54 LANDSIDE ACCESS TO U.S. PORTS docks. The access ramps were designed for 35-ft trailers, but 40 ft is now the norm for seagoing containers. The railcars that carry them are long enough for two 40- or 48-ft containers set end to end. The adequacy of the current geometric design for marine con- tainers is a complex issue. A recent report examines various design features and how they affect and are affected by trailers and con- tainers of widths and lengths that are allowed by federal legisla- tion but that exceed the values assumed in the design of roadways built in the past (TRB 1989). As noted in the report, the Surface Transportation Assistance Act of 1982 required all states to permit trailer lengths of 48 ft, but many roadway features were built according to designs based on 40-ft semitrailers (TRB 1989, 128). Even the 1984 American Association of State Highway and Trans- portation Officials (AASHTO) design guide was essentially com- pleted before the 1982 legislation was enacted, and it continued to rely on design vehicles smaller than those permitted in the legisla- tion. AASHTO's revised design guide adds several design vehicles, including tractor-semitrailers with 48- and 53-ft trailers (AASHTO 1990). Longer trailers and containers pose a specific problem for turning radii. At an intersection designed for 40-ft trailers, a driver in a cab pulling a 48-ft trailer must compensate for the offtracking of the rear wheels. For the truck to clear the intersection without the rear wheels' hitting the curb, the cab must swing wider than the track of the rear wheels, and this causes the cab to encroach on the adjacent lane. In evaluating the adequacy of current designs to handle longer vehicles such as 48- and 53-ft trailers, it should be kept in mind that few public highways are designed to fully accommodate the largest vehicles that will use them. For reasons of cost-effectiveness, AASHTO gears its design policies to the vehicles that commonly use the roads and tolerates some 'vehicle movements that exceed design values (TRB 1989, 131). Hence, whether design that is insufficient for some uses should be rectified depends on the tolerances assumed in the design, the extent of deviation from the design, and the cost- effectiveness of and available funds for correcting it. Although it is important that the designs of public infrastructure keep pace with the dimensions used for containers in international shipping, the costs of improving a facilityâwhich are typically substantialâmust bear some relationship to the benefits of the improvements.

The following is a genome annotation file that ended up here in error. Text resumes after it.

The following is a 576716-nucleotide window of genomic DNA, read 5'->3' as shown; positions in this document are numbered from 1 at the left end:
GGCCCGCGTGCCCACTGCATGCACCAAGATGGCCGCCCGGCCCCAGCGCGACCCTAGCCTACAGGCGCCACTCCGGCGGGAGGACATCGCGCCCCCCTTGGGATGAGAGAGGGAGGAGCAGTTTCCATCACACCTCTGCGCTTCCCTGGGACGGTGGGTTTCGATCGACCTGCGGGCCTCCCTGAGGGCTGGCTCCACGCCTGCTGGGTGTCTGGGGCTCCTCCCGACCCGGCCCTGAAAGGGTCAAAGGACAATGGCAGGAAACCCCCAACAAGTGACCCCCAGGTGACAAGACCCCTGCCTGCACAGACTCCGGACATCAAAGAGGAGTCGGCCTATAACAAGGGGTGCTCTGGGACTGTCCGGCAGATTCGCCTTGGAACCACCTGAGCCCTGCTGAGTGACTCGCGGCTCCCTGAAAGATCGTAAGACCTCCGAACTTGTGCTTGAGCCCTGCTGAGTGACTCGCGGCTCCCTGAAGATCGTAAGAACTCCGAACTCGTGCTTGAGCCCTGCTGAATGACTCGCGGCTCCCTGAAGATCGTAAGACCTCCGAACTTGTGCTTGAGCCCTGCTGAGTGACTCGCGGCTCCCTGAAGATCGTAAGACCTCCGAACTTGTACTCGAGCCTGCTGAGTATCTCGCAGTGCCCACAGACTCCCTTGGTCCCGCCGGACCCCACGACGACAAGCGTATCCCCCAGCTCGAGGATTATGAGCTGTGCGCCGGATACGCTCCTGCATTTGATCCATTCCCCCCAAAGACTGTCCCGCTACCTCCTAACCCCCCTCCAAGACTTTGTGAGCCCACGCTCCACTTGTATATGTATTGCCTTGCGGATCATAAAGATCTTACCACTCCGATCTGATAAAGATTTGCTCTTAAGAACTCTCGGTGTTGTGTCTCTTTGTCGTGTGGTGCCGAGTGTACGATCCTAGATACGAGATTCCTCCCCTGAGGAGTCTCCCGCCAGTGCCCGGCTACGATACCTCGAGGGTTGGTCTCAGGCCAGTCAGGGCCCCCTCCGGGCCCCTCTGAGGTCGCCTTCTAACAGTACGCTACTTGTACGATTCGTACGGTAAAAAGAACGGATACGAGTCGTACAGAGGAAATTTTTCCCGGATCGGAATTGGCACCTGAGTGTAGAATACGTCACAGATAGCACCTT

Physical Access 55 Inadequate bridges of outdated design are especially prevalent in older, built-up cities. Various bridge problems on truck routes were noted in the site visit reports for Charleston, New York and New Jersey, Philadelphia, St. Louis, Tacoma, and Toledo. Two bridges on a key route in Charleston are weight-restricted for trucks, one to 70,000 lb and the other to only 20,000 lb. These limits prevent use by a great many trucks that are otherwise well within legal weight restrictions. In cases in which the existing design standards appear unsuited to a specific need, the granting of exceptions to design standards during new construction or major rebuilding is fairly common. For example, state highway departments frequently request and receive modifica- tions to design standards (including bridge width) from the Federal Highway Administration (FHWA) when they encounter problems (TRB 1987). Bridges built to modern standards (HS-20 and HS-15 design vehicles) can handle properly loaded marine containers with- out overstressing the bridge members (TRB 1990, 95-97). But the federal bridge formula may restrict heavy cargo loads of containers hauled on short wheelbases. In some cases reducing the kingpin get- tings allows longer containers to be hauled without causing excessive offtracking, but the bridge formula imposes a penalty on the maxi- mum weight the container can hold when the distance between axle groups is reduced. Highway design engineers consider such factors as trailer length and gross vehicle weight when they design ramps and bridges, but the design would be altered only if there were sufficient volumes of heavy or oversized vehicles to impede traffic flow, create safety problems, or cause a facility to deteriorate prematurely. The difficulty highway engineers face in adjusting designs to the increased dimensions for trucks has its analogue on the water side. Increased ship width and height also imply changes in bridge design. However, the need for greater vertical clearance over water, rail lines, or other highways, or for more horizontal distance between bridge piers, will raise significant investment issues but not significant design issues. For example, officials at the Port of Houston noted that the standard bridge height for a new bridge would cause problems for the many oversized loads moved to the port by truck. Increasing the vertical distance from 16.5 to 30 ft, as requested by the port, how- ever, would have added $7 million to $8 million to the total cost. (In this case the Texas Department of Transportation agreed to raise the vertical clearance to 22 ft.)